Ethereum – the world’s second largest digital currency by market cap and the number one competitor to bitcoin – allegedly experienced its turn from proof of work (PoW) to proof of stake (PoS) just over a week ago.
Ethereum Has Completed the “Merge”
Many are wondering how much energy is slated to be saved now that Ethereum has made the move it’s been talking about for the past God knows how many years, and according to one analyst, Ethereum is slated to bring its energy use down by more than 99 percent.
In an interview, Alex de Vries – a Dutch economist that works with the Digiconomist website – explained:
They could cut off a huge chunk of their power demand. I will be working on quantifying that more accurately, but at least 99 percent (probably even 99.9 percent) reduction should be achievable. This translates to something like the electricity consumption of a country like Portugal (a quarter of all data centers in the world combined) vanishing overnight.
Known as “The Merge,” the move from PoW to PoS is slated to make Ethereum far more efficient not just in how much energy is saved, but Ethereum will also become considerably faster and gas fees will be lowered for its users. Throwing its two cents into the mix was the Ethereum Foundation, which explained not too long ago:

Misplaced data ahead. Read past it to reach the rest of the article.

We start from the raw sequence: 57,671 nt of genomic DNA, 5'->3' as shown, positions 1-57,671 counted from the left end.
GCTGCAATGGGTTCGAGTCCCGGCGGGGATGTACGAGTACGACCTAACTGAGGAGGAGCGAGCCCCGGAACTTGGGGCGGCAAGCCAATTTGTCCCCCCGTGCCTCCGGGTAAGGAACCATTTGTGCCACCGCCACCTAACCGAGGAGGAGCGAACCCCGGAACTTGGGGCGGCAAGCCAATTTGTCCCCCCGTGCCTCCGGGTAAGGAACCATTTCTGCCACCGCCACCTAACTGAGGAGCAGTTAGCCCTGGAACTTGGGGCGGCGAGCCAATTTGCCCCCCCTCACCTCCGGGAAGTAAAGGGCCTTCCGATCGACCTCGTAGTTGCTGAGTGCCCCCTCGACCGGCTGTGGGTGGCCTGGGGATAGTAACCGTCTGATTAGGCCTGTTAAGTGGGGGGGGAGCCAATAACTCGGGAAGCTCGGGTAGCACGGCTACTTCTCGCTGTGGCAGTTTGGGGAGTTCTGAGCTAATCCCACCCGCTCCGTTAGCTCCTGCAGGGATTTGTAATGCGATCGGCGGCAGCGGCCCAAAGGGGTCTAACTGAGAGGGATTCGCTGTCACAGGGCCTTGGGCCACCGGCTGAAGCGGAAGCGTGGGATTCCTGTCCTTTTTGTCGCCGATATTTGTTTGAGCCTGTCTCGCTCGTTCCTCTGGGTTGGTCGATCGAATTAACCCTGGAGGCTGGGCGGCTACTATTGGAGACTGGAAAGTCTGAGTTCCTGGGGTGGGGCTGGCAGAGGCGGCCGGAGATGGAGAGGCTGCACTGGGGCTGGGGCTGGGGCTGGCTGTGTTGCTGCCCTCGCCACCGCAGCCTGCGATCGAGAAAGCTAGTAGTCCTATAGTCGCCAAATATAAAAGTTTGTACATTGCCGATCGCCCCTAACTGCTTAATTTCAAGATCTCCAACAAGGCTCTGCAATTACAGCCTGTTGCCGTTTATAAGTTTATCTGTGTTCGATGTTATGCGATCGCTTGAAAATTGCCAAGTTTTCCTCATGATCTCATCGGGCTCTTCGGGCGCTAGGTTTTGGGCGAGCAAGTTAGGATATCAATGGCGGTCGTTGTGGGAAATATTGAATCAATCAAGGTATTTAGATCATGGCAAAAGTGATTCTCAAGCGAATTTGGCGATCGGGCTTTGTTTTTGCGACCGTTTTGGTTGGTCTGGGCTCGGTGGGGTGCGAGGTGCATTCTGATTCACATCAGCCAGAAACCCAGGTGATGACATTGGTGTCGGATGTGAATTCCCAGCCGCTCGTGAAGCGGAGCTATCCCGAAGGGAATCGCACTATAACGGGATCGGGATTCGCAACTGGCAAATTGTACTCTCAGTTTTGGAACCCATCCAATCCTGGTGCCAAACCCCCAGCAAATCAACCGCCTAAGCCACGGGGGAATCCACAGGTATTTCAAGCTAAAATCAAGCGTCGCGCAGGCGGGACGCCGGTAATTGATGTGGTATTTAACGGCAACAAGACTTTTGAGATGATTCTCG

Imagine Ethereum is a spaceship that isn’t quite ready for an interstellar voyage. With the beacon chain, the community has built a new engine and a hardened hull. After significant testing, it’s almost time to hot swap the new engine for the old mid-flight. This will merge the new, more efficient engine into the existing ship, ready to put in some serious light years and take on the universe.
Still, there could be minor issues ahead as the organization points out. It continued its statement with:
You should be on high alert for scams trying to take advantage of users during this transition. Do not send your ETH anywhere to ‘upgrade to ETH2.’ There is no ETH2 token, and there is nothing more you need to do for your funds to remain safe.
Too Much Energy Use
There has been much debate over the years regarding energy use in the digital currency space. Many are worried that mining or extracting units of crypto from their respective blockchains requires too much electricity.
This argument has clearly gotten to the heads of people like Elon Musk, the South African billionaire behind companies like Tesla and SpaceX. Last year, Musk announced he was going to allow bitcoin holders to buy Tesla vehicles with their coins. However, this was immediately rescinded given that Musk was too worried about how much energy was required to mine BTC, and he said he would not allow this unless miners were more transparent about their energy sources.